If you plan to go with this strategy, testing it in a couple long runs will suffice. No need to consume straight sugar every time you hit the road.
Option 2: Run on real food
This seems to be an increasingly popular approach among runners. I’ve even known runners to take along a pouch full of bacon. That’s certainly one option. Here are some others that are less likely to get you chased by a pack of neighborhood dogs.
Chia pudding made with coconut milk and sweetened with maple syrup or carried in a resealable food pouch or baggie
Store-bought baby food pouch
Pancakes or waffles made with grain-free flour
Nut butter and jelly or honey on aforementioned pancakes
Option 3: Commercially available sports nutrition products
Peruse the fueling section of your local running store and see what’s available. More and more companies are making products for runners who are particular about the quality of their carbs. Muir Energy gels, for example, are made with raw coconut palm nectar and blackstrap molasses. (I’m a particular fan of blackstrap molasses for its minerals and electrolytes.) Other products, like UCan and SFuels, specifically cater to runners who are focused on fat-burning.
Option 4: Exogenous ketones
Exogenous ketone products are possibly worth trying if you’ve already done the work to become keto-adapted. My own experience was not entirely positive, but some athletes swear by them. They aren’t cheap, though. A more affordable option is MCT oil, which can also boost ketone levels when added to your morning coffee or homemade energy gels or slurries. Don’t overdo it, lest you spend the greater part of your run searching for a bathroom.
What Else Should You Consider?
As I said already, training for a marathon entails much more than strapping on your fancy running shoes and pounding the pavement. Training your metabolism to burn fat efficiently is just as important. It may even be the determining factor of whether you make it over the finish line. Hydration and electrolyte management matter too. Novices should give themselves plenty of time to train—and to make mistakes during training. I can give you all the advice in the world here, but much of this comes down to trial and error.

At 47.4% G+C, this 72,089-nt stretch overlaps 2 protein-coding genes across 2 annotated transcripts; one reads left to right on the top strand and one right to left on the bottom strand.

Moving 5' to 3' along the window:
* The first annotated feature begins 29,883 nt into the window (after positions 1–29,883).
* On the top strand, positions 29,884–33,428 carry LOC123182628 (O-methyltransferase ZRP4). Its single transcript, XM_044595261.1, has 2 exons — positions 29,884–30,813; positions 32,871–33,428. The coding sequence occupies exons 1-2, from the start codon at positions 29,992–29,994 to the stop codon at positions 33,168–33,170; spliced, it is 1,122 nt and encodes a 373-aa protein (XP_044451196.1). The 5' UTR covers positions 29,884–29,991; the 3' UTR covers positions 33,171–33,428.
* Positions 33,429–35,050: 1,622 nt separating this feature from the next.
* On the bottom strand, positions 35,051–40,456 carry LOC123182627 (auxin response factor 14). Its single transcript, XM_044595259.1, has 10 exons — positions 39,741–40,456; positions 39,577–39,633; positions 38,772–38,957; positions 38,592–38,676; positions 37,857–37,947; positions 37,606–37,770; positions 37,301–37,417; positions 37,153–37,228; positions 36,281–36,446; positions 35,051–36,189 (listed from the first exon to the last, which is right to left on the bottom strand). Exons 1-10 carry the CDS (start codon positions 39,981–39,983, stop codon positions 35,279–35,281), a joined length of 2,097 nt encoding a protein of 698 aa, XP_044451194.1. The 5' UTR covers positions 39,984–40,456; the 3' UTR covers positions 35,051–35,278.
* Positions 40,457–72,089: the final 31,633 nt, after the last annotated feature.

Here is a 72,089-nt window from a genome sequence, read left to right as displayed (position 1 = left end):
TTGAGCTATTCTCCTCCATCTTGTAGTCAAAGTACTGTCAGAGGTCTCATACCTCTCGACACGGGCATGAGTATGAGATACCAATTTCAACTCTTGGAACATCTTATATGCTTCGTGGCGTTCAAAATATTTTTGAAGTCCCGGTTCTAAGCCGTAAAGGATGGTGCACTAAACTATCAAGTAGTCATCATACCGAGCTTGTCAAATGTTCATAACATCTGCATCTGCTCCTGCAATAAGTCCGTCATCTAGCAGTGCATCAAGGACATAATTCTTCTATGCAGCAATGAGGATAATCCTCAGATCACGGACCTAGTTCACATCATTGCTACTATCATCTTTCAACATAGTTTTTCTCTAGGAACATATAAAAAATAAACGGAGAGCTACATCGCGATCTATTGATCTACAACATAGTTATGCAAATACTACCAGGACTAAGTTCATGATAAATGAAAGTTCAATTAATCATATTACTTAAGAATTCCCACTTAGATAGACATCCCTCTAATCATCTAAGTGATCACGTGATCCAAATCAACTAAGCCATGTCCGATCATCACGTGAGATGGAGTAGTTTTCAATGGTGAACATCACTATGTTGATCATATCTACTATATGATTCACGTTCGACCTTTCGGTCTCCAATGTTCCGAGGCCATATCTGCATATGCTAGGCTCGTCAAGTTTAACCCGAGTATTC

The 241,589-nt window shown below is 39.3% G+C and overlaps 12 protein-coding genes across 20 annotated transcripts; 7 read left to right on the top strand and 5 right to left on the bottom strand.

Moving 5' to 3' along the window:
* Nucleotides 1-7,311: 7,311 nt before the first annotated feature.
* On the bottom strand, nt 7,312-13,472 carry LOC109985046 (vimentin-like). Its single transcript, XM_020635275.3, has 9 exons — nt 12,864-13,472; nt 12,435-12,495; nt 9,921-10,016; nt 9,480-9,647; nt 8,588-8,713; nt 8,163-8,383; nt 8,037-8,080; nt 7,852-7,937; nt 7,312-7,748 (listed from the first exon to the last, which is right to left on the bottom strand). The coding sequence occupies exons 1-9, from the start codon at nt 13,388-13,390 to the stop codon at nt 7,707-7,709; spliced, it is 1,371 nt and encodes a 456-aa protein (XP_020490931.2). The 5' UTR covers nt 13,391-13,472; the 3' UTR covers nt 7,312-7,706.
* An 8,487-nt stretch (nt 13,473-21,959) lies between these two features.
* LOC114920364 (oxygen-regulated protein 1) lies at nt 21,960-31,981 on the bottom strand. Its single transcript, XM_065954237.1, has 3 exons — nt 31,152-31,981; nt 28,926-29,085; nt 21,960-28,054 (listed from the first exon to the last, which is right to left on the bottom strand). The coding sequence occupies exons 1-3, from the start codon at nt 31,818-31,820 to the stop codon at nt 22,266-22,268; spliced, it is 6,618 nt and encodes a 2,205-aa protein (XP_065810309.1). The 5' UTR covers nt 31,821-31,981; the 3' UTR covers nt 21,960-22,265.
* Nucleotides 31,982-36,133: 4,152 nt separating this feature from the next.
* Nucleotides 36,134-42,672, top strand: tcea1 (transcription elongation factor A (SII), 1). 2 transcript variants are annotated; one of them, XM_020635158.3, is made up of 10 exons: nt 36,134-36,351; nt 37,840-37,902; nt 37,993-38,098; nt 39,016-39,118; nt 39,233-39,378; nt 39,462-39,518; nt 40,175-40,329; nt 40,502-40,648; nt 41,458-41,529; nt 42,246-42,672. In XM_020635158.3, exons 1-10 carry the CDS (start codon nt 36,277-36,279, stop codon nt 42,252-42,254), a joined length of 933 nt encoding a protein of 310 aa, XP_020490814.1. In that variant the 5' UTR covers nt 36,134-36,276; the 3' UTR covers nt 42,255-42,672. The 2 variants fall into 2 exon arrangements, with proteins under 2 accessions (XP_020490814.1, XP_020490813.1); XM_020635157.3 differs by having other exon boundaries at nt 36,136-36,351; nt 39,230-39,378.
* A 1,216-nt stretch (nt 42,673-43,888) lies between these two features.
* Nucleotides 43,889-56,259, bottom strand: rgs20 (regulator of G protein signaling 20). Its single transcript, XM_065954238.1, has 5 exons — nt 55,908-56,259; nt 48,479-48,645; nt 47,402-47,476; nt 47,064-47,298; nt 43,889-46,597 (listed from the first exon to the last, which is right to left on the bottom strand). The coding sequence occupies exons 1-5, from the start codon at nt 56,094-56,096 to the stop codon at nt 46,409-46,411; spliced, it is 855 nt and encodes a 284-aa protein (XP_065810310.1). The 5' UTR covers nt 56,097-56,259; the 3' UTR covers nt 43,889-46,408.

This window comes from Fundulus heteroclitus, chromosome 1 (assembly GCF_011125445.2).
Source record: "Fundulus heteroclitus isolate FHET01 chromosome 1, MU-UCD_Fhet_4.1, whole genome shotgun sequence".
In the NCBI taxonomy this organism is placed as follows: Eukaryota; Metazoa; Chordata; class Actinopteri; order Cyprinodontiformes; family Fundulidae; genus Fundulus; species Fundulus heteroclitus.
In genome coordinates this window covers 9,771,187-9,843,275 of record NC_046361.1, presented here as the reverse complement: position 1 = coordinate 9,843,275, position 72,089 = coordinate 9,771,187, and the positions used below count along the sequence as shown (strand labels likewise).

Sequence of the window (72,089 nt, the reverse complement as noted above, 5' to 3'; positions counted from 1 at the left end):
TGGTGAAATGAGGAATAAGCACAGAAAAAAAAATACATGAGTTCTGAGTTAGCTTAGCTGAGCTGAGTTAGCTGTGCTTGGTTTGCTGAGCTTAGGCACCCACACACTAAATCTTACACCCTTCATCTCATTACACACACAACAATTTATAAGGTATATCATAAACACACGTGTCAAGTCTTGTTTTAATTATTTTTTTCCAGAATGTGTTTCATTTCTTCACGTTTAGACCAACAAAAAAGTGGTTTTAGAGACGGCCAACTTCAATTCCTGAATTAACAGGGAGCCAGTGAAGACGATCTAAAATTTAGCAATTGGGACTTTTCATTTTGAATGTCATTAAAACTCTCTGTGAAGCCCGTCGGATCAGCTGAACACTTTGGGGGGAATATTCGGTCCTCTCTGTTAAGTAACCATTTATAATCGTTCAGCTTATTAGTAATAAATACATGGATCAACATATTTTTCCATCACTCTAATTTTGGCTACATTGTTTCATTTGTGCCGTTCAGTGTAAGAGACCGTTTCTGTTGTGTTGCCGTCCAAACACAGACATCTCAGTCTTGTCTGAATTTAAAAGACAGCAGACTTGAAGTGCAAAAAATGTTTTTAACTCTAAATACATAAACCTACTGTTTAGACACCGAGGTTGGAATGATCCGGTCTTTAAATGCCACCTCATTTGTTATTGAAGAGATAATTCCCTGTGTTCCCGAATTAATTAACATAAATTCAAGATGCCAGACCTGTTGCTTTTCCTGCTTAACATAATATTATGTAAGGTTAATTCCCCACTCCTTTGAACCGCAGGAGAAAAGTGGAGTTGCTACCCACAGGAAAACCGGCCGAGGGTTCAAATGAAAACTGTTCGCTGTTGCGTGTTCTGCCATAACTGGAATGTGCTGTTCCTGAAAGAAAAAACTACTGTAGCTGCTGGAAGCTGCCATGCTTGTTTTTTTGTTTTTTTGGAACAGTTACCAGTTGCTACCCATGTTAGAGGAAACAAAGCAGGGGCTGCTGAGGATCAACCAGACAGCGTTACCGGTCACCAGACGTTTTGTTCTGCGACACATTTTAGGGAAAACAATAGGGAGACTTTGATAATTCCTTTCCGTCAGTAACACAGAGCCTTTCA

Good luck! (If you train and fuel smartly, you won’t really need any luck at all, but I figure it’s a nice thing to say regardless.) Once you’re done with the marathon, I’d move on to different things. Try rock climbing. Try rucking. But many of you will not. Many will get the endurance bug, and it’s a pernicious one. This method of training and fueling is not a cure for the bug, but it will negate some of the worst symptoms.
If you do try my training and fueling recommendations, let me know how you do. I’m especially interested in knowing how they compare to performances using other methods.
Take care, and be sure to leave a comment. Thanks for reading.
Mark Sisson is the founder of Mark’s Daily Apple, godfather to the Primal food and lifestyle movement, and the New York Times bestselling author of The Keto Reset Diet. His latest book is Keto for Life, where he discusses how he combines the keto diet with a Primal lifestyle for optimal health and longevity. Mark is the author of numerous other books as well, including The Primal Blueprint, which was credited with turbocharging the growth of the primal/paleo movement back in 2009. After spending three decades researching and educating folks on why food is the key component to achieving and maintaining optimal wellness, Mark launched Primal Kitchen, a real-food company that creates Primal/paleo, keto, and Whole30-friendly kitchen staples.